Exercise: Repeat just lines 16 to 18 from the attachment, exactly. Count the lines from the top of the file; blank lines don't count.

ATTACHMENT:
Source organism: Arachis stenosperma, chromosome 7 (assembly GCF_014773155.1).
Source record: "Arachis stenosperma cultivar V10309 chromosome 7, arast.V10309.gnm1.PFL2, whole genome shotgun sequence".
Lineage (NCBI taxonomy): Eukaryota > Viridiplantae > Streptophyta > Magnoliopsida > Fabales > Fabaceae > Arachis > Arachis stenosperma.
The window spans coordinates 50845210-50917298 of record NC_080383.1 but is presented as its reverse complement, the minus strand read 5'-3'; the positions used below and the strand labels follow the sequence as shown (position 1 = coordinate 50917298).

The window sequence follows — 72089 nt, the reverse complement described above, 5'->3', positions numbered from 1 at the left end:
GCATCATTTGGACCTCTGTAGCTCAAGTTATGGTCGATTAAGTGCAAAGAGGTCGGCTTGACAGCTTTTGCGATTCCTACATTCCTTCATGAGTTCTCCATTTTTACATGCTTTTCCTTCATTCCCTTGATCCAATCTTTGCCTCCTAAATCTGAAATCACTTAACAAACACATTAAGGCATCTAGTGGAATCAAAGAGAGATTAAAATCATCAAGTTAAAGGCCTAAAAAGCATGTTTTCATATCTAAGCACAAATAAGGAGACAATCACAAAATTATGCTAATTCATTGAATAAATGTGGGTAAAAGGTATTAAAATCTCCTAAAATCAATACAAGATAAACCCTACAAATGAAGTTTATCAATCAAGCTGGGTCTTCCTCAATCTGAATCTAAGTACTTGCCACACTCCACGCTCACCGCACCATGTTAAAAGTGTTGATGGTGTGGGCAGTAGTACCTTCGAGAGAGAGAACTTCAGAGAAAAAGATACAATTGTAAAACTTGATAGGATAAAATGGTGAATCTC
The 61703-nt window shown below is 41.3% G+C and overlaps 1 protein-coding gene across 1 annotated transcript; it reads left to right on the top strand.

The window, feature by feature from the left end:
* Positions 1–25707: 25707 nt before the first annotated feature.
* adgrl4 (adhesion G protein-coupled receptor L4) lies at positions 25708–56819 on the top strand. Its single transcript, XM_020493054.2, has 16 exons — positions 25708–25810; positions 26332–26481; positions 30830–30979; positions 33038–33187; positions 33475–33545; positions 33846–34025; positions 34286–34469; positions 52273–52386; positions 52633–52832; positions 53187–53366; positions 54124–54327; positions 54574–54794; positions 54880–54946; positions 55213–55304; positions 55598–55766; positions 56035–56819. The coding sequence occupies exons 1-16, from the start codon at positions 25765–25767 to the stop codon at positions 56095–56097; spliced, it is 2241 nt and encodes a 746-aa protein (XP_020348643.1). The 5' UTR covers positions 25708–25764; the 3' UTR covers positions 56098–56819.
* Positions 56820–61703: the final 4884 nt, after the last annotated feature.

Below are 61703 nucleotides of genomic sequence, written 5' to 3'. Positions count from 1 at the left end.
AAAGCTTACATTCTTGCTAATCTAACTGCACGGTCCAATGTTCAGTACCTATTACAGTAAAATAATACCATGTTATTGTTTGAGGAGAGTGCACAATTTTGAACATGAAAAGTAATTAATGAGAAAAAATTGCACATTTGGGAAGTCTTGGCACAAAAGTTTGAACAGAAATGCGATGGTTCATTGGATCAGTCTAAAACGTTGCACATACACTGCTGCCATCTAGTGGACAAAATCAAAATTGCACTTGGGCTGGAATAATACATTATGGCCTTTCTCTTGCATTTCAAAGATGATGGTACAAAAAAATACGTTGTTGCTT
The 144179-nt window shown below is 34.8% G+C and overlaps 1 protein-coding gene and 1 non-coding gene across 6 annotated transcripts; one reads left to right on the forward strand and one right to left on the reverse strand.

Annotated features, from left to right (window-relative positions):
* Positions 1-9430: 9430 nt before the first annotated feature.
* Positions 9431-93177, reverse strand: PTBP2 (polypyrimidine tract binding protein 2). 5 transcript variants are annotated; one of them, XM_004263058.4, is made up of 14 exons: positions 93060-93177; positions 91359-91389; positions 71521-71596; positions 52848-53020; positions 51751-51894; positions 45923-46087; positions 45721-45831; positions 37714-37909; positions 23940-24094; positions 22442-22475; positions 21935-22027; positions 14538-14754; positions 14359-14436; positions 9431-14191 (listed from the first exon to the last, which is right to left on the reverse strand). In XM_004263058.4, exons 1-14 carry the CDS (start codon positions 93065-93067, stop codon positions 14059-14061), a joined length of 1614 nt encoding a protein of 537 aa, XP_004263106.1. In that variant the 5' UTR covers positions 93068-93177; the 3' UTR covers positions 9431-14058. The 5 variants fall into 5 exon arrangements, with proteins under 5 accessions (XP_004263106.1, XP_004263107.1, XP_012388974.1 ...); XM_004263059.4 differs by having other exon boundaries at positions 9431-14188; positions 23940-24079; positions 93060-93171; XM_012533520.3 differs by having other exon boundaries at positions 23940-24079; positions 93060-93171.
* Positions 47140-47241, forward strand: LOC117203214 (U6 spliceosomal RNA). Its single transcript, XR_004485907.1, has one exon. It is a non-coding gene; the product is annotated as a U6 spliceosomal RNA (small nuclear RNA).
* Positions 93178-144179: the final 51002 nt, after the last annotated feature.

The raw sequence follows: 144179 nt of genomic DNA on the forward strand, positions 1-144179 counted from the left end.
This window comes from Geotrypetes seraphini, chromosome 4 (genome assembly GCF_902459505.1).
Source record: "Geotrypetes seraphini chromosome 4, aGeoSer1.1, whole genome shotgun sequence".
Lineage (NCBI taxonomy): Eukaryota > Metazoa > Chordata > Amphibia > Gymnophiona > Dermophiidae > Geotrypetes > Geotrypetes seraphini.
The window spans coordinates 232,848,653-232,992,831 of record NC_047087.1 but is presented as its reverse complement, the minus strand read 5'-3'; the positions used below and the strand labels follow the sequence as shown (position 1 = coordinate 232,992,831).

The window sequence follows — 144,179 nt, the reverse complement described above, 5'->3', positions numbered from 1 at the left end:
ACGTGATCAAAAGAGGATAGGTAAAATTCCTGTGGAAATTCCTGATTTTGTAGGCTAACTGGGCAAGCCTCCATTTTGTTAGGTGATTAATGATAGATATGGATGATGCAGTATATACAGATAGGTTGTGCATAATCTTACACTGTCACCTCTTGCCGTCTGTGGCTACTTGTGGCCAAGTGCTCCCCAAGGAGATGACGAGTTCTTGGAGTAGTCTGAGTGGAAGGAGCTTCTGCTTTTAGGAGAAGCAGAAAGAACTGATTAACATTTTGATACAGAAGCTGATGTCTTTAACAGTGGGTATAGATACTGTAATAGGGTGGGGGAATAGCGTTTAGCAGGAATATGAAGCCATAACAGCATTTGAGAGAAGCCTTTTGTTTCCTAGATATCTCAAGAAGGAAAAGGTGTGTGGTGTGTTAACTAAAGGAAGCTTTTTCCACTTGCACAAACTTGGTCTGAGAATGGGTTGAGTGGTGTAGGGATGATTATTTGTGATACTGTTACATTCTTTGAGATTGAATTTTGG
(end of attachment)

* Positions 1-9430: 9430 nt before the first annotated feature.
* Positions 9431-93177, reverse strand: PTBP2 (polypyrimidine tract binding protein 2). 5 transcript variants are annotated; one of them, XM_004263058.4, is made up of 14 exons: positions 93060-93177; positions 91359-91389; positions 71521-71596; positions 52848-53020; positions 51751-51894; positions 45923-46087; positions 45721-45831; positions 37714-37909; positions 23940-24094; positions 22442-22475; positions 21935-22027; positions 14538-14754; positions 14359-14436; positions 9431-14191 (listed from the first exon to the last, which is right to left on the reverse strand). In XM_004263058.4, exons 1-14 carry the CDS (start codon positions 93065-93067, stop codon positions 14059-14061), a joined length of 1614 nt encoding a protein of 537 aa, XP_004263106.1. In that variant the 5' UTR covers positions 93068-93177; the 3' UTR covers positions 9431-14058. The 5 variants fall into 5 exon arrangements, with proteins under 5 accessions (XP_004263106.1, XP_004263107.1, XP_012388974.1 ...); XM_004263059.4 differs by having other exon boundaries at positions 9431-14188; positions 23940-24079; positions 93060-93171; XM_012533520.3 differs by having other exon boundaries at positions 23940-24079; positions 93060-93171.
* Positions 47140-47241, forward strand: LOC117203214 (U6 spliceosomal RNA). Its single transcript, XR_004485907.1, has one exon. It is a non-coding gene; the product is annotated as a U6 spliceosomal RNA (small nuclear RNA).